The second field in the Linux /etc/shadow file represents a password. However, what we have seen is that:

  1. Some of the password fields may have a single exclamation

  2. Some of the password fields may have a double exclamation

  3. Some of the password fields may have an asterisk sign


By some research on internet and through this thread, I can understand that * means password never established, ! means locked.

Can someone explain what does double exclamation (!!) mean? and how is it different from (!)?

  • Which distribution are you using?
    – muru
    Dec 28, 2015 at 23:08
  • Hi Muru, am new to Unix and trying to create a script which will run on RHEL 6.6 and HP-UX B.11.23
    – JavaTec
    Dec 28, 2015 at 23:35
  • 3
    "By convention, accounts that are not intended to be logged in to (e.g. bin, daemon, sshd) only contain a single asterisk in the password field. Note that there is nothing special about ‘*’, it is just one of many characters that cannot occur in a valid encrypted password (see crypt(3))." --OpenBSD man page for passwd(5). I would expect ! or !! to be no different, technically, regarding whether it is a valid passwd file, or regarding logins. However, some tools might have special support.
    – TOOGAM
    Dec 29, 2015 at 1:45
  • 2
    Don't use the BSDs' doco as references for this. Their accounts database handles things differently and does not even have an /etc/shadow file. Don't put answers into comments, either. ☺
    – JdeBP
    Dec 29, 2015 at 8:17

2 Answers 2


Both "!" and "!!" being present in the password field mean an account is locked.

As it can be read in the following document, "!!" in an account entry in shadow means the account of an user has been created, but not yet given a password. Until being given an initial password by a sysadmin, it is locked by default.


  • 4
    This maybe true on Red Hat systems, but not necessarily elsewhere - on Ubuntu or Arch Linux, a newly-created account with no password still has only !, not !!.
    – muru
    Dec 28, 2015 at 23:06
  • 2
    True indeed that I have never seen a "!!" in a Debian system. I would guess the OP is using some RH-based system, or SuSE. Dec 28, 2015 at 23:09
  • 4
    @JavaTec Not necessarily: I think all unices that have a /etc/shadow have the same field but how the password field stores non-password information varies. Check the HP-UX documentation, starting with the shadow man page. Dec 28, 2015 at 23:57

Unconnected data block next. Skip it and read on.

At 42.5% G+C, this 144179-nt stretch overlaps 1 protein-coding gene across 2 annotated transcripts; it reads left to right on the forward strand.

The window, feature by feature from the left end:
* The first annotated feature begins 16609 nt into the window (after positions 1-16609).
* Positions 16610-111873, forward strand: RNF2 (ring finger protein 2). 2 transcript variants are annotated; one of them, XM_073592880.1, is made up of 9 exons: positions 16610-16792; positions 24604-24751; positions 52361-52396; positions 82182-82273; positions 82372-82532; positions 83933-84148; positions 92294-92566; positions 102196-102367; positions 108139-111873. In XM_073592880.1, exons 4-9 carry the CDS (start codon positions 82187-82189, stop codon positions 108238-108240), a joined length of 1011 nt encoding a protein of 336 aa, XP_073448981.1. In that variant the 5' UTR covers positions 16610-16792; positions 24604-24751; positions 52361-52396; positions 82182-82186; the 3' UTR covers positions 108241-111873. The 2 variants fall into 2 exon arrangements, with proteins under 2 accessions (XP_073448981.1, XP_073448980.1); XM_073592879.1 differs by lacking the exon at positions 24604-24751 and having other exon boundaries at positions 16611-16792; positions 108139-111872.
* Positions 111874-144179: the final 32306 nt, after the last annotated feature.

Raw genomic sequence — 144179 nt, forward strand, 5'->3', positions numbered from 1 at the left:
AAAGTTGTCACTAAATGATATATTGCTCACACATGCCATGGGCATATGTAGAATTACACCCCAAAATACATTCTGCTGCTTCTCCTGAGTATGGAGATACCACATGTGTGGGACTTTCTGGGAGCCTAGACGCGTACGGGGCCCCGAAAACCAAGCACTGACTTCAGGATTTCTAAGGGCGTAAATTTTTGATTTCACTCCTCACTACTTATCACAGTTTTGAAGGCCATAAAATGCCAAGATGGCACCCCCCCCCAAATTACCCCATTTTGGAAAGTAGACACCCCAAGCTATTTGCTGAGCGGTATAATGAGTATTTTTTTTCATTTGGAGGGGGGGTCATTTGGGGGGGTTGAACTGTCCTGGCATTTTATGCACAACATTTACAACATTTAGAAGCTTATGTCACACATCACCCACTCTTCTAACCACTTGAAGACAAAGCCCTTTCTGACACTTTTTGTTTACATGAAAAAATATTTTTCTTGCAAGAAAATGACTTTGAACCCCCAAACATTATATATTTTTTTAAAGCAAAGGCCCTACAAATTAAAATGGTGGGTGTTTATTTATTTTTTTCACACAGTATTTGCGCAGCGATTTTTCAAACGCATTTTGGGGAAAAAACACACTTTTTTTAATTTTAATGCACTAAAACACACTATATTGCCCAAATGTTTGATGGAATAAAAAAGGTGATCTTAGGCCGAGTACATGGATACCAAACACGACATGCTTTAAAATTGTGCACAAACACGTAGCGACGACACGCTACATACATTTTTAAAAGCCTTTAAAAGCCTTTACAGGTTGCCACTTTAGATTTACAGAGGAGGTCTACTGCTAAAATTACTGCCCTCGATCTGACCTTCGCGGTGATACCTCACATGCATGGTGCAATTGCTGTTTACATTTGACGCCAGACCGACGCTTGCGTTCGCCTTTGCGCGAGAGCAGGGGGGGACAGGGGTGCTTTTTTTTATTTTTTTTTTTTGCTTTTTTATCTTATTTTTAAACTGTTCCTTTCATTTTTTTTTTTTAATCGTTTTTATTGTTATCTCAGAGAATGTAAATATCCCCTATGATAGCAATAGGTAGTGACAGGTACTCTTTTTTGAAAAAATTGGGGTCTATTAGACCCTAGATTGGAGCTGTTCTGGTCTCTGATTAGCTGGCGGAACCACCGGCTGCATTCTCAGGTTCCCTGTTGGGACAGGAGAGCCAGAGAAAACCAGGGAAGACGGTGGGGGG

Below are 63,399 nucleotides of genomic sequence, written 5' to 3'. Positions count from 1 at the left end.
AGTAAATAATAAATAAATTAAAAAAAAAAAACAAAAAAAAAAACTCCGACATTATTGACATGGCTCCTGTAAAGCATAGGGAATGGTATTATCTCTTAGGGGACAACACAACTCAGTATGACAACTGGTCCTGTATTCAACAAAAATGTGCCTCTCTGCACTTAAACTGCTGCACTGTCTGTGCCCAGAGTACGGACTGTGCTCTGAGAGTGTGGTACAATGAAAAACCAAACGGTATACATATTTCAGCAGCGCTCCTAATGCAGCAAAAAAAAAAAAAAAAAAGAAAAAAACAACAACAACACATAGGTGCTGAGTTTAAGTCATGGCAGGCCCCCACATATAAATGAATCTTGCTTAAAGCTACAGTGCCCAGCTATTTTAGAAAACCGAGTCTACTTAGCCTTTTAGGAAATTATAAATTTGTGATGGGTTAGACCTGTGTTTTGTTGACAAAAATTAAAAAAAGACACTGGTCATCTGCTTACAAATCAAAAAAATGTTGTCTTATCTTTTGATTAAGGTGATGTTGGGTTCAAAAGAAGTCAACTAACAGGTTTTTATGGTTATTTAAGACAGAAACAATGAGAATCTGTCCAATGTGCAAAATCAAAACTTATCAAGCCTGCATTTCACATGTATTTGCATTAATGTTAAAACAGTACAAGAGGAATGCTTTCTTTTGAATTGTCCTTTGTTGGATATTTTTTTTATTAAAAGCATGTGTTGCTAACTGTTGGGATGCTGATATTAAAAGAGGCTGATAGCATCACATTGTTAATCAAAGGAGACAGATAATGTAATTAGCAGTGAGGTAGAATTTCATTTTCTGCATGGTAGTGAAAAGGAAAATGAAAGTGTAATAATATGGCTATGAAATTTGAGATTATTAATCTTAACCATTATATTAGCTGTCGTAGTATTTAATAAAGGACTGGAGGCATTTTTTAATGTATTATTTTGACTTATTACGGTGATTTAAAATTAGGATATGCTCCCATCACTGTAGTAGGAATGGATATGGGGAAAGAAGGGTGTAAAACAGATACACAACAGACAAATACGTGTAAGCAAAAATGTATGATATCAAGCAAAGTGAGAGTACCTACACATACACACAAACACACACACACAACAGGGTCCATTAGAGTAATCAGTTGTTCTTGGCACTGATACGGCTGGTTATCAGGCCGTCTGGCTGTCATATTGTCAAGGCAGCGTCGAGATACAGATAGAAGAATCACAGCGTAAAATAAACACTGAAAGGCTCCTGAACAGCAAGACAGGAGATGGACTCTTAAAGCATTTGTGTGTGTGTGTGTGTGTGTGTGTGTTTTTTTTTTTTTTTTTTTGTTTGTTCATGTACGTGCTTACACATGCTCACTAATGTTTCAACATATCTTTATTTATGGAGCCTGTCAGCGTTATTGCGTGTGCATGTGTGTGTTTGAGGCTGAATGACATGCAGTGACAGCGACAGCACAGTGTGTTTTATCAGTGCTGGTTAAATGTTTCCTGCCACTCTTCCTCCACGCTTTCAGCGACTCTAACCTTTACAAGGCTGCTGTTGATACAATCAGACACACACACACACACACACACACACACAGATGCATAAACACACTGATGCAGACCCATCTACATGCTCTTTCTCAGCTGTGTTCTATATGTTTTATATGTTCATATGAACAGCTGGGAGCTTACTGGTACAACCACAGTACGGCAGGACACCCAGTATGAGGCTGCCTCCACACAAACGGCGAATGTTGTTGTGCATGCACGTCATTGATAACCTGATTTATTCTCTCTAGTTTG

• 2
    HP-UX did not even have /etc/shadow until relatively recently: before HP-UX 11.11, the options were either classic shadowless /etc/passwd or "Trusted Computing Base", that stored each user's password hashes and other account information in individual files named /tcb/files/auth/<initial>/<username>, readable only by root. In HP-UX 11.11, /etc/shadow was introduced as an optional extra, in 11.23 it was an option in the base OS, and in 11.31 the TCB was finally deprecated.
    – telcoM
    Jan 21, 2019 at 21:32
  • 3
    It is worth noting that an account is not actually locked in this way, it only means the user cannot use a password to authenticate and probably cannot set a password. I have tested this on both Debian and EL based distributions: login with ssh key still works with either "!" or "!!" in the password field.
    – Roy
    Oct 4, 2019 at 19:40

It may also be worth noting <account>::..... meaning that there is no password required (empty password).

If you are creating an ssh key-only user you could use <account>::0:0:99999:7::: to require that the user set their password (i.e. that they use for sudo) on their first login.

Note: key-only authentication means that a password is NOT an authentication factor.

  • 12
    Beware of this. An empty field means there is no password, and you just have to press ENTER to login, at least in the console. May 4, 2017 at 12:28
  • 1
    From man shadow regarding encrypted password field: "This field may be empty, in which case no passwords are required to authenticate as the specified login name." <-- Leaving this field emtpy results in open account and this should indeed be avoided!
    – Laas
    Oct 15, 2019 at 12:48
  • Note that many SSH implementations block login on null passworded accounts by default: sudo /usr/sbin/sshd -T| grep empty would return: "permitemptypasswords no" Nov 4, 2019 at 15:58
  • Changed the answer to clarify that I meant key-only login.
    – coolaj86
    Apr 13, 2020 at 1:26
  • Another note, why one should never use empty passwords. Think about what happens if you install any software that uses "linux-authentication"? E.g. phpMyAdmin would than allow logins without a password. This can be very dangerous. And key only users should have "!"
    – K. Frank
    Nov 3, 2020 at 6:12

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